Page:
By Ana Santos-Carvalho and Carolina Lebre, edited by Andrew S. Cale Excessive use of technical jargon can be a significant barrier to…
The communication gap between the medical field and the general population can lead to devastating consequences.
Pediatric emergency medicine in particular faces many challenges as patients are often too young and inexperienced to advocate for themselves. Along with this, healthcare practitioners do not always know the most effective ways to interact with the young patients and their guardians. Many of these problems can be traced back to the history of pediatric medicine, primarily because the idea of specialized emergency care for children is relatively recent. The field of emergency medicine developed rapidly in the 1960s, but it was focused on adult care despite the fact that adults and children can have very different responses to some treatments. It wasn’t until the 1980s that there was more work done to develop emergency care tailored to children’s needs. Even today there is a huge disparity in pediatric outcomes across the country; In the case of severe emergency or illness. Dr. Elizabeth Weinstein, a pediatrician specializing in emergency medicine, states that for “hospitals that are considered the most ready, children have a four-fold better survival rate… than hospitals in the lowest quartile of readiness”.
Dr. Weinstein has spent the past 12 years improving pediatric patient care across the state of Indiana directly through her Emergency Medicine for Children State Partnership Grant and through pediatric readiness. She has been collaborating with the Indianapolis Patient Safety Collation, a group of five major hospital networks in the state of Indiana, to ensure that all hospitals have the ability to treat children’s severe illnesses or the ability to stabilize children and send them to a specialized center to try and close the gap between hospitals prepared for children’s care and those lagging behind. Dr. Weinstein is also dedicated to improving healthcare communication to better improve patient outcomes.
Dr. Weinstein saw the consequences of a communication gap firsthand when she treated a teenage boy for a rare—and at the time—controversial condition. The boy was the captain of his football team and it was scouting season. When he was diagnosed with a concussion after a helmet-to-helmet hit with another player he decided not to take a break from football, against the advice of his doctor. Several days later after suffering a second hit to the head at practice, he suffered a seizure and was taken to the emergency room, where he slipped into a coma and was treated by Dr. Weinstein.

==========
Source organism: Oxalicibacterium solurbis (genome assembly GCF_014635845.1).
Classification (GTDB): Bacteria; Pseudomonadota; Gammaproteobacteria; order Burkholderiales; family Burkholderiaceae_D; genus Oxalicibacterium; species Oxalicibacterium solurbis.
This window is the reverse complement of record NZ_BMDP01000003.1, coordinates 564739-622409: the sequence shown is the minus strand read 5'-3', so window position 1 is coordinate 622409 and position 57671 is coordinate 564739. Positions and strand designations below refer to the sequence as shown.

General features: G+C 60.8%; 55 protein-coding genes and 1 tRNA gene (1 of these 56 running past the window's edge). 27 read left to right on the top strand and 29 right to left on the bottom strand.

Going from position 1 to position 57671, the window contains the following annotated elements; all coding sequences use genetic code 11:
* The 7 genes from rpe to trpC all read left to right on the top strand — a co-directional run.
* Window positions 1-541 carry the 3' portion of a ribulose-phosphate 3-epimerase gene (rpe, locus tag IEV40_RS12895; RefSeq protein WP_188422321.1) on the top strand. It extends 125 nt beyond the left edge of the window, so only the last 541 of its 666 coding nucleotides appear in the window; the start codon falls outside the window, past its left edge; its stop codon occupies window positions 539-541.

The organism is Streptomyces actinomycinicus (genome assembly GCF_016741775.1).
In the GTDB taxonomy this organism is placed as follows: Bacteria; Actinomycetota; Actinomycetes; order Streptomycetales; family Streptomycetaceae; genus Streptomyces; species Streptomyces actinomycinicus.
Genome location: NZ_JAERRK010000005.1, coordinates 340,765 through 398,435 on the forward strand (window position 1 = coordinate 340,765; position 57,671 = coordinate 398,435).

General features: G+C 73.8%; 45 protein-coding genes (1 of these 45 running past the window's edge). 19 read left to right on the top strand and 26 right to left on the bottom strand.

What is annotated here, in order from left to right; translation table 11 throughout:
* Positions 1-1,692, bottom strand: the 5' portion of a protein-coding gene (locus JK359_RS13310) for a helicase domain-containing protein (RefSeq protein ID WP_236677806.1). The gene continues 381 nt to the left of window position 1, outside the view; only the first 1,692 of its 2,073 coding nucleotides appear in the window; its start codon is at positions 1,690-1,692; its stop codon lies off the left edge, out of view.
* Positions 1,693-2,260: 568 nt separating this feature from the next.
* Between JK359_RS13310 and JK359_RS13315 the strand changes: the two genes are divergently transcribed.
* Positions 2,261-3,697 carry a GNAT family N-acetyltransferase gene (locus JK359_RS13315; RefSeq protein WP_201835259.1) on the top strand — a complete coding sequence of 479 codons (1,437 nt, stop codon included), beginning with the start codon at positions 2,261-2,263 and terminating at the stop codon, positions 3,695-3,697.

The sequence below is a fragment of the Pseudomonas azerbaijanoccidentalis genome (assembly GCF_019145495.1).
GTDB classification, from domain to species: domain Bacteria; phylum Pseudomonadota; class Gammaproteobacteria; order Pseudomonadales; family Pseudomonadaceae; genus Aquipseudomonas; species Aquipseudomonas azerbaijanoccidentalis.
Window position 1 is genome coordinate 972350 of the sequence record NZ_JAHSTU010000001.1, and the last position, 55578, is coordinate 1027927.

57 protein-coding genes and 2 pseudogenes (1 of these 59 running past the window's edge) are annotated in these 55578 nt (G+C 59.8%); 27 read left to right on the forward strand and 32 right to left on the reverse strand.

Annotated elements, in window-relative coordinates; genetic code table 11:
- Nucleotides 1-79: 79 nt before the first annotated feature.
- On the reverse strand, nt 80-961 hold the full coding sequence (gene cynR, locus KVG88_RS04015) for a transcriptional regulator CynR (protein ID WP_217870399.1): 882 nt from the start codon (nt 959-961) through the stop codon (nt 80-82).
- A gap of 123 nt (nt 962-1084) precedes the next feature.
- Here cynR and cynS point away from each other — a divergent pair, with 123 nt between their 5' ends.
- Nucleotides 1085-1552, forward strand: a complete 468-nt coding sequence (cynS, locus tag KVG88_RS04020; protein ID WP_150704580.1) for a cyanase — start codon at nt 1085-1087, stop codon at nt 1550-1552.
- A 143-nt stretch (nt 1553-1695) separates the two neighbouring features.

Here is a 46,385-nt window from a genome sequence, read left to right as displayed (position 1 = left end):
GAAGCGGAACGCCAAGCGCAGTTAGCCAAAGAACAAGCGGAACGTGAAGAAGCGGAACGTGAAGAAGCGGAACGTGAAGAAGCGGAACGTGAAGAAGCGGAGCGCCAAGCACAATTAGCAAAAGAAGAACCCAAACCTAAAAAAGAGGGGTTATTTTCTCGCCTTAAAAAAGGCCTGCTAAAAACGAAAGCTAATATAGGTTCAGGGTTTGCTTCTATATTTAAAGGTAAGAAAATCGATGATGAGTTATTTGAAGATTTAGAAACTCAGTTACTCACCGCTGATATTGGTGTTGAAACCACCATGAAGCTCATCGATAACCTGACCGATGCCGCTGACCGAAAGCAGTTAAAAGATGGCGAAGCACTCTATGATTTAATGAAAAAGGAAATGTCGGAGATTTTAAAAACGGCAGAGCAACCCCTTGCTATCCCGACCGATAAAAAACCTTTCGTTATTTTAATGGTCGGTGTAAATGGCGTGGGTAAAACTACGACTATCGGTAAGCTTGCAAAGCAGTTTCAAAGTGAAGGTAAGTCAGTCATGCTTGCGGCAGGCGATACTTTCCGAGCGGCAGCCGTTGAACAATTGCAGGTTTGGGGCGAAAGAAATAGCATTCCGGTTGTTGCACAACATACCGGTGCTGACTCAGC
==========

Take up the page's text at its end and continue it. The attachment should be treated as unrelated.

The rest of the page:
His second concussion had led to Second Impact Syndrome, a rare but severe and potentially deadly neurological condition that can occur in children who receive two concussions in close succession to each other. After a slow recovery and a total of 98 days in the hospital, the boy was eventually discharged and was able to return to his family where he regained some verbal and motor skills. The boy’s family went on to advocate for more awareness of concussion’s impacts, knowledge that they had lacked when they allowed their son to continue playing football after his first concussion.
There are moments where what we say in healthcare can be life-changing in a lot of different ways.Dr. Elizabeth Weinstein
This case led Dr. Weinstein to realize that “there are moments where what we say in healthcare can be life-changing in a lot of different ways.” Moments which seem routine to a clinician can have a massive effect on what decisions a patient makes. It wasn’t until she attended a conference and heard about the Allen Alda Center for Communicating Science and the affiliate program at IU that she realized she could combat this miscommunication and misinformation on a larger scale.
Since then, Dr. Weinstein has worked to close the communication gap between the medical field and the general public in a variety of ways. Recently, she has helped to develop a curriculum for medical residents that uses applied improvisational techniques to teach the residents how to interact with patient families. Improvisation is a necessary skill in the medical field, especially one that can be as hectic as emergency medicine. Physicians need to be able to communicate with patients and build relationships quickly and instinctively. She hopes this curriculum will empower physicians to more effectively inform people of medical information so that the patient or patient family members will be able to advocate for themselves or for a loved one.
As an emergency physician who has spent much of her career trying to close gaps whether they are between patients and physicians or between the pediatric readiness of hospitals across the state, Dr. Weinstein has devoted her life to making meaningful contributions to children’s emergency care even through difficult times.
Julia Grace Reinke is a graduate student at the Indiana University School of Medicine Indianapolis, IN. She is studying immune evasion and survival pathways of multiple myeloma. She has an interest in communicating science with the public and understanding where the gaps in communication between the general public and scientists arise and how to bridge that gap. She can be reached at firstname.lastname@example.org.